Author: Brian Russell Graham

On the Demise of Our Public Language

A review of Enough Said: What’s Gone Wrong with the Language of Politics?, by Mark Thompson. Vintage (September 7, 2017) 432 pages. You dislike the revolution in party-political communications ushered in by New Labour in the 1990s – though you may console yourself with the fact that it prompted Armando Iannucci to produce his best work. You are sick to death with the unrelenting abuse of language in public life. You nervously watch the fortunes of European nativist politicians and you appreciate the significance of the election of Trump. You look to media and news and current affairs to help you to make sense of public language, replete as it is with instances of hocus-pocus, weasel words, sleight of hand, euphemisms, bare-faced lying, and a battery of other techniques which debase public life. You shake your fist at the radio and television when you feel that broadcasters are falling down on the job – such is the importance of their role. You know that Orwell’s essay Politics and the English Language is a classic study of …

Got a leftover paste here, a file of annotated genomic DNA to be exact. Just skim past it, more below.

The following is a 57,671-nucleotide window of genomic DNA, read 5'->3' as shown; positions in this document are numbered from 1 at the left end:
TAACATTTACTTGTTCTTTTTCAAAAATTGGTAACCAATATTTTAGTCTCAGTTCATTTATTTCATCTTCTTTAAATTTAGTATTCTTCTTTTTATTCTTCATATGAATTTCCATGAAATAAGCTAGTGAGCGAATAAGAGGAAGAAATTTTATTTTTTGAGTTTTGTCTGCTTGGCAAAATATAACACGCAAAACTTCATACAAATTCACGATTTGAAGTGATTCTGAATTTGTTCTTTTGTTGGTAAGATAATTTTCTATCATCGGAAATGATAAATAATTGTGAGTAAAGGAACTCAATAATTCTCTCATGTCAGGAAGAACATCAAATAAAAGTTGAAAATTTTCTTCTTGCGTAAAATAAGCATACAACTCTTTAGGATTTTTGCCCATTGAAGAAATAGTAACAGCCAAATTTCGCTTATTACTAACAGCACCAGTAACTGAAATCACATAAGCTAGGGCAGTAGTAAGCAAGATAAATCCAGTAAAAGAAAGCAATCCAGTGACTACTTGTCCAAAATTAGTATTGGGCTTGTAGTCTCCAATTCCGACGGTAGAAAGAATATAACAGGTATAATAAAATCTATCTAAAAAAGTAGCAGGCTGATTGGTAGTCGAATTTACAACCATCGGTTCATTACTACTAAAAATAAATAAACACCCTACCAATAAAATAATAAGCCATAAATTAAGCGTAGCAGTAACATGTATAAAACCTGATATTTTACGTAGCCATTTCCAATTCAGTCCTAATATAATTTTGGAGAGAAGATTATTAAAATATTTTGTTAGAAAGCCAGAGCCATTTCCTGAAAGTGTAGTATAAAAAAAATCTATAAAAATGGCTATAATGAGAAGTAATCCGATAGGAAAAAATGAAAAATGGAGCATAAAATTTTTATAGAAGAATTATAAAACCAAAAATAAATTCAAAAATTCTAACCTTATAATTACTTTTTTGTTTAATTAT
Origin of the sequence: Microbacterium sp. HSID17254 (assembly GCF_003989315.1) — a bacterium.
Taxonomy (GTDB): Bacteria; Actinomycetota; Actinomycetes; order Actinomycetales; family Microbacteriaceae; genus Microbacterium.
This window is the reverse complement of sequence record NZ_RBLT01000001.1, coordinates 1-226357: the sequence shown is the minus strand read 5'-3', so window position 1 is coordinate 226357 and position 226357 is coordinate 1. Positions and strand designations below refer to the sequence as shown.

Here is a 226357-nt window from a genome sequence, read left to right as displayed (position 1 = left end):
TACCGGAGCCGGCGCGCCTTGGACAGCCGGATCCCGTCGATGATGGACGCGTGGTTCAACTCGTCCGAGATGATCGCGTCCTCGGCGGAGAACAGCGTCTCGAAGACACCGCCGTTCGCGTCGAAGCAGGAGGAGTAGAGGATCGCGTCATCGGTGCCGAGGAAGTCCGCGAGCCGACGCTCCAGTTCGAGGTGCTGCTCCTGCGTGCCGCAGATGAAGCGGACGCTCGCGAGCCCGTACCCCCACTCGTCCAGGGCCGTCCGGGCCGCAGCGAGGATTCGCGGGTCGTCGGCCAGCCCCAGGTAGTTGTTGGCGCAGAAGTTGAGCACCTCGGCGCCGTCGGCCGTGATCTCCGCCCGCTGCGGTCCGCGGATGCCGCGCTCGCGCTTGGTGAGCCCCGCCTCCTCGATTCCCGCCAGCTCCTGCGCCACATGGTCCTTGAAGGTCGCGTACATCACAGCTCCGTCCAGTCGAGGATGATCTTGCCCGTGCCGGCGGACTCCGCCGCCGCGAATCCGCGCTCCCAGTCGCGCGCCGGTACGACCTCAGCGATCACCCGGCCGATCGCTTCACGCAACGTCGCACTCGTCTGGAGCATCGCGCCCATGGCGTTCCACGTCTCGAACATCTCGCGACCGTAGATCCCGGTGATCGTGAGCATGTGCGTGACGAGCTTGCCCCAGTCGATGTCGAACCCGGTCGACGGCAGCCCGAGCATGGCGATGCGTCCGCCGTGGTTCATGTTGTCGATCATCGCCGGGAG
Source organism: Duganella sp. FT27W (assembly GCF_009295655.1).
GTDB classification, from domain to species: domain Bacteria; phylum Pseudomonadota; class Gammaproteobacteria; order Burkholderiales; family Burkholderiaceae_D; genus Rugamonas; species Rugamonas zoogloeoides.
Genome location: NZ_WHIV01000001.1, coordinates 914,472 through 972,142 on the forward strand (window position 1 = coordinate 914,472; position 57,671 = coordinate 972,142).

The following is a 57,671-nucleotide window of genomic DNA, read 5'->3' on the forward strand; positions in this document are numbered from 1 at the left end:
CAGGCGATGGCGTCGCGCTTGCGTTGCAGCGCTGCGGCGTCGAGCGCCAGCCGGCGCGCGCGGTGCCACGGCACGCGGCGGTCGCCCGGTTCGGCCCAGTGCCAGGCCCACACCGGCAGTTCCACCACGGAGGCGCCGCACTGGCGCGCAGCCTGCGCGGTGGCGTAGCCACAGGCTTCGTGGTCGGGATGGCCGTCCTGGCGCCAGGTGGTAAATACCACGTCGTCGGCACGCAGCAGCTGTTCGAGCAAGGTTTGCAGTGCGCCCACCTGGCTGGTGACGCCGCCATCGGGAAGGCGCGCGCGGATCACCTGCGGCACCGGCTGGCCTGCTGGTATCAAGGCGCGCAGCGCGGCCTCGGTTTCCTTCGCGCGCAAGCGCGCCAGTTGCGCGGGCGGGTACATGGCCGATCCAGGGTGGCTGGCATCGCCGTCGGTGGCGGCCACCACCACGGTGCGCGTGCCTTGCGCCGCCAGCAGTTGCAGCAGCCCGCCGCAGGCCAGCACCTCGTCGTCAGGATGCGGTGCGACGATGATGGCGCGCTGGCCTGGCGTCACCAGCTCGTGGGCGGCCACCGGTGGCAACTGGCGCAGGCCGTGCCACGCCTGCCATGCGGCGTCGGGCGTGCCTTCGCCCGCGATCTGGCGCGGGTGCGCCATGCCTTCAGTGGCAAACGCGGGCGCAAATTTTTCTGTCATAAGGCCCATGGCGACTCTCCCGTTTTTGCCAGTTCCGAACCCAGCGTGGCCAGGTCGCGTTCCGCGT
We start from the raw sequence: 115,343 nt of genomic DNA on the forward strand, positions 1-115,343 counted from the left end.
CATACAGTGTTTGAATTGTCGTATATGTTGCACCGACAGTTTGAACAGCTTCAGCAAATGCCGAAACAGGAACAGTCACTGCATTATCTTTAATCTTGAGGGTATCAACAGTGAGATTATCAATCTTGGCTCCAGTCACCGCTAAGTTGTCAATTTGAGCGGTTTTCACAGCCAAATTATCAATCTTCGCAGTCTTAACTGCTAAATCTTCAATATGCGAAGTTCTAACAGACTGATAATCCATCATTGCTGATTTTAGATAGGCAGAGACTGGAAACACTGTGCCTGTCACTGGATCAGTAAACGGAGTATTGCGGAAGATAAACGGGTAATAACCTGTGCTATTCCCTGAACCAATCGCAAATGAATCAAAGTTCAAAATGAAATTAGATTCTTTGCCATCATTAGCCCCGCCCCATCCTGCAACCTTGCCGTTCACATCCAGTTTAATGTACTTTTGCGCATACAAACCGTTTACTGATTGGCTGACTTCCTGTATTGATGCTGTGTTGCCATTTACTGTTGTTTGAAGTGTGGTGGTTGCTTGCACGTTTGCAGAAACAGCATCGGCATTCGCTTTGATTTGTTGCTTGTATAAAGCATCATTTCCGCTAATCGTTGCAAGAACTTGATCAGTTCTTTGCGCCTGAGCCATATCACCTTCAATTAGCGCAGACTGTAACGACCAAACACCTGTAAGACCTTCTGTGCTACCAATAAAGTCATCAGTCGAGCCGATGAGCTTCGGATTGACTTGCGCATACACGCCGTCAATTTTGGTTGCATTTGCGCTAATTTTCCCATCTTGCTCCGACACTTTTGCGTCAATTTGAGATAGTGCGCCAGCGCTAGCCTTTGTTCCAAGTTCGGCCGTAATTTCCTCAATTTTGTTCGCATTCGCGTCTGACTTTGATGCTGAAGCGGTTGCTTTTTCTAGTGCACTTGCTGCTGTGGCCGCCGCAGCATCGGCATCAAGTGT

Resisting the Postmodern Ascendancy: An Interview with Ernest Suarez

The Association of Literary Scholars, Critics, and Writers (ALSCW) is an academic association which meets at its annual conference (until now in the United States) to discuss literary matters. It is attended by a broad range of literary types: university professors, novelists, and poets, not to mention school teachers. In addition to the excellent quality of the academic endeavors conducted at its conferences, what makes the association noteworthy is that it has an appealing contrarian quality. It was set up to counter what its founders saw as a negative trend in the study of literature, which emerged over the course of the 1970s and ‘80s. The Association describes its own history as follows: In 1994, a group of professors of literature, critics, and imaginative writers, tired of lamenting the overly politicized debate about literary study in the academy, joined together to create a different kind of organization, one aimed at combating this intellectual partisanship. The founders represented many unique perspectives and literatures from ancient to modern, but shared a common exasperation with the narrow theoretical …